I used to do the same thing "back in the day." I remember, {as I moved up and down the dial,} hearing stations from Michigan, Wisconsin. The farthest I can remember hearing one was either/both Kentucky and Ohio. This happened late at night. I'm assuming the reason why I could was like you said: "clear channel." The airwaves were not cluttered like they are/were during the daytime. Less listeners at night. It was fun hearing what other djs folks heard. What shows were on.
NormHinderliter 18 days ago
So, Don Steel actually WAS a radio personality? No wonder he found it so easy to make Death Race 2000 viewers think he was the "real deal". He actually was.
I wonder how many other "d.j.'s" that he had to compete with, for the D.R. 2000 role?
bemims 18 days ago
Rick Dees, Wolfman Jack, Kasey Kaseem and Chicago’s very own Herb Kent
Piglet 19 days ago
Grew up with Dr. Don Rose on KFRC in the San Francisco / Bay Area starting in the 70's. He was a wonderful DJ and person! So funny yet very caring. Wishing many blessings to his family.
L 19 days ago
Anyone who lived within the waves of Boston knows the one DJ that was majorly popular was Dale Dorman. Love him or hate him, he was the man to listen to.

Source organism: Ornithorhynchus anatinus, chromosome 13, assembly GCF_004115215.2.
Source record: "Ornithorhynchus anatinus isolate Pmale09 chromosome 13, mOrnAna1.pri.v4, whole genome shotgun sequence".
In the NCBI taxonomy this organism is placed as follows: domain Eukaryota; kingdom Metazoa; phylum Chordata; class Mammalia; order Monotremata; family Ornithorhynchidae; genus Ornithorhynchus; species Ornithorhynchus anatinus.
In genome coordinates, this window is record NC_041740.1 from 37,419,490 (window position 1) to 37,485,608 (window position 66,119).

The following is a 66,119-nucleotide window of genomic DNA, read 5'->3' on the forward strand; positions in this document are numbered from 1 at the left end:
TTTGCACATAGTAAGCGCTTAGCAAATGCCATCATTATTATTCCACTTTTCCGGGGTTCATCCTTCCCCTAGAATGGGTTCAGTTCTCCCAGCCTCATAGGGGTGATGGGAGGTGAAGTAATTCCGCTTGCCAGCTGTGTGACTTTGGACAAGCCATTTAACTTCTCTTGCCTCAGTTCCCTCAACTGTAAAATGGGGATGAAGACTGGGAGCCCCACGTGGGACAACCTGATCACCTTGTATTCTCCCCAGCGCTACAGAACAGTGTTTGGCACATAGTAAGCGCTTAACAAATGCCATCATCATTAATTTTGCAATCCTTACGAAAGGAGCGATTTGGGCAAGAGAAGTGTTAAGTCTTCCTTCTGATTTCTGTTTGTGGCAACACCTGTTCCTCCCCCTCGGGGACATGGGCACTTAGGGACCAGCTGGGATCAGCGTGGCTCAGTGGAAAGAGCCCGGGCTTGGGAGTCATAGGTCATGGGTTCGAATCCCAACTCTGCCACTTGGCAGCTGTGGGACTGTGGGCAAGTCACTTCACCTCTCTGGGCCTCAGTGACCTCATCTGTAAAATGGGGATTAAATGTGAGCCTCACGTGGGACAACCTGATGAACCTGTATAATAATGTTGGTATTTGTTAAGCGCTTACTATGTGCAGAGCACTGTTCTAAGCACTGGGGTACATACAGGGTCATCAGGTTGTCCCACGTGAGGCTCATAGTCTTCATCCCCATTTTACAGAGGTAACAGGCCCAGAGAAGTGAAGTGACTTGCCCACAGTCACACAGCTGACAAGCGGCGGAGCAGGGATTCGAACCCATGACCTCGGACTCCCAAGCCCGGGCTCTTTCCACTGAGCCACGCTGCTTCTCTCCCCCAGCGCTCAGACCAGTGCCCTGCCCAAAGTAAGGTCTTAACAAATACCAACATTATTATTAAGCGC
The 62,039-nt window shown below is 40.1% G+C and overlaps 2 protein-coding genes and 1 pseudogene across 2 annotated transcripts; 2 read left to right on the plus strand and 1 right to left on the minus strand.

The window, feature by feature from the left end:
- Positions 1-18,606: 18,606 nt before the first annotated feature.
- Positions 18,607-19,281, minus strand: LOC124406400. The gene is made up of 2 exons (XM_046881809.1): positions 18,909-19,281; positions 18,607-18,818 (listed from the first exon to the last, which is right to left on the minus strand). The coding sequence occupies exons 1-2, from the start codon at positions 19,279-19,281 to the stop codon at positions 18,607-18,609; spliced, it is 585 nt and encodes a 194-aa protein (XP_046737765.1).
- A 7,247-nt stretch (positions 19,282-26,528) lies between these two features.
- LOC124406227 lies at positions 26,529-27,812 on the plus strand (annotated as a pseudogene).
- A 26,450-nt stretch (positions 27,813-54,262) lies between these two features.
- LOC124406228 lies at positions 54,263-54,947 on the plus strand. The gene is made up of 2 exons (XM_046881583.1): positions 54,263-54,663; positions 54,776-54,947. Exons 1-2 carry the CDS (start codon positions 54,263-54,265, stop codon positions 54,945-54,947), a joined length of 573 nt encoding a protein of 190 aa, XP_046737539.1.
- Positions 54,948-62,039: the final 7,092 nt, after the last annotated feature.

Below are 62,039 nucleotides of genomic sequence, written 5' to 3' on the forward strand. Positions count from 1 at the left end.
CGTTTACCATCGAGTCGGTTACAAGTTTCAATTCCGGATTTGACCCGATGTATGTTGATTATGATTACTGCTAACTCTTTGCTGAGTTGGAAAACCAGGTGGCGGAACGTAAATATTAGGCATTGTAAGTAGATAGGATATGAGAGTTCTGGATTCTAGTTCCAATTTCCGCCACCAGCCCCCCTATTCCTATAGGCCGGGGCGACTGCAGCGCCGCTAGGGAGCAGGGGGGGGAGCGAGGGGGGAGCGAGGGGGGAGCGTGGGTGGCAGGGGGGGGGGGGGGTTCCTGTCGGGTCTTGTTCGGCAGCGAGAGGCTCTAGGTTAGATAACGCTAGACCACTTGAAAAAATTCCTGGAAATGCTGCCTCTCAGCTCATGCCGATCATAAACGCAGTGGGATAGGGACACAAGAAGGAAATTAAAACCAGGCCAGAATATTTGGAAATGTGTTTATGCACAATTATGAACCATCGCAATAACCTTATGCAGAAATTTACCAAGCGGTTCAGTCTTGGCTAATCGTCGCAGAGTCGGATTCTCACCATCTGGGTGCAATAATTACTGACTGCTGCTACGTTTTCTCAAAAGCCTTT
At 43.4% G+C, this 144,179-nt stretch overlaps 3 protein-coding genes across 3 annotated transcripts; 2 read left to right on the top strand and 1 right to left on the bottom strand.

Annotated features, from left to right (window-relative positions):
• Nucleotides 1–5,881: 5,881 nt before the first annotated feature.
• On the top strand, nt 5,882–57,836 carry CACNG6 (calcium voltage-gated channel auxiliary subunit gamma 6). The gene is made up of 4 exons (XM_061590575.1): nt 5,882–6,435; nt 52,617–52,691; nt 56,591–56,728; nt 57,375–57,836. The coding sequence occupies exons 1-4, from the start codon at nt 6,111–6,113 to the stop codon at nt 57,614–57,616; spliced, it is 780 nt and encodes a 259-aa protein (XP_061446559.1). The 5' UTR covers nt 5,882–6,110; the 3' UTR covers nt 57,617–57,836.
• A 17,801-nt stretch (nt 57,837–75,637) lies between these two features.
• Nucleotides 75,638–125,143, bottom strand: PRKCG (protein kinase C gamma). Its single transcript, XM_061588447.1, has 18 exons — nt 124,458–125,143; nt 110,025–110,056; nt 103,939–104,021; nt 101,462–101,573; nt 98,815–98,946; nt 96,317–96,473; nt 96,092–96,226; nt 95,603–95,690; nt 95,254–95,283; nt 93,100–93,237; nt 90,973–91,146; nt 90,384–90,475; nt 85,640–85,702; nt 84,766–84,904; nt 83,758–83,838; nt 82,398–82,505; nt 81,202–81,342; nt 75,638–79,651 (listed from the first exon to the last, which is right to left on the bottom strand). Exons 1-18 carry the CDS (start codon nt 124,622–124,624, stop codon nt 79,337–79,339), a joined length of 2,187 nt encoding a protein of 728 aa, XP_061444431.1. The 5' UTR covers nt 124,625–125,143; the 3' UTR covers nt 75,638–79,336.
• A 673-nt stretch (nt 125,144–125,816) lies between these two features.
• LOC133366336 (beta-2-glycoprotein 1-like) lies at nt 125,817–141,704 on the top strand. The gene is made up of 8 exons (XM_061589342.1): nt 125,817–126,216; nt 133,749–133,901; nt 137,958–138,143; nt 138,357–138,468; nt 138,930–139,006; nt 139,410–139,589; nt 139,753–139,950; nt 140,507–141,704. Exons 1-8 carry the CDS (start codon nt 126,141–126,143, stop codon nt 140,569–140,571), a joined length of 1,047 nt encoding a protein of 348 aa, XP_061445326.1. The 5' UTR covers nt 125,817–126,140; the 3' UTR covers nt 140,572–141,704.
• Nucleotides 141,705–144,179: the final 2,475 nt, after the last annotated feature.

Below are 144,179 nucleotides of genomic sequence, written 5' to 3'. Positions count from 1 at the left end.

Zip 19 days ago
I was a baby during the late 60's, so I never heard of these guys. I probably have seen the first guy because I have watched Death Race 2000, though.
geatornez82 19 days ago
Never heard of any of these guys, I'm sorry to say. Could be because I wasn't born yet (I'm a child of the 80's, but I love classic TV, courtesy of Nick at Nite and TV Land back when I was a kid).
TheDavBow3 20 days ago
I have a Paul Revere and the Raiders album, "Hard N Heavy (With Marshmallow)", from 1969. One of the top 5 albums of 1969, IMO, I might add. Severely underrated record. The Real Don Steele added some special narration intro-ing a few of the tracks. A little corny and trying too hard but still fun and cool. You Tube the album, my friends!
Doola005 20 days ago
I never heard of any of these people. I remember Cousin Brucie and Alison Steel.

Jaxter14 Doola005 20 days ago
Wow, The Nightbird! 👍
Amalthea 20 days ago
People in New England can remember Dale Dorman on WRKO!
KJExpress Amalthea 19 days ago
Oh my, yes! I was trying to remember his name.
Moverfan 20 days ago
I grew up in southeastern Michigan and started out listening to CKLW "The Big 8" out of Windsor, Ontario. Never heard of any of the guys in the article, but I fondly remember Ted "The Bear" Richards, Brother Bill Gable and Geno Kahn (no, I'm not sure how he spelled his name). Favorite memory--Geno waz reading the weather forecast on the overnight show and at the end of it, he told tbe absolute truth..."It's two forty-five--and it's dark"!

ncadams27 20 days ago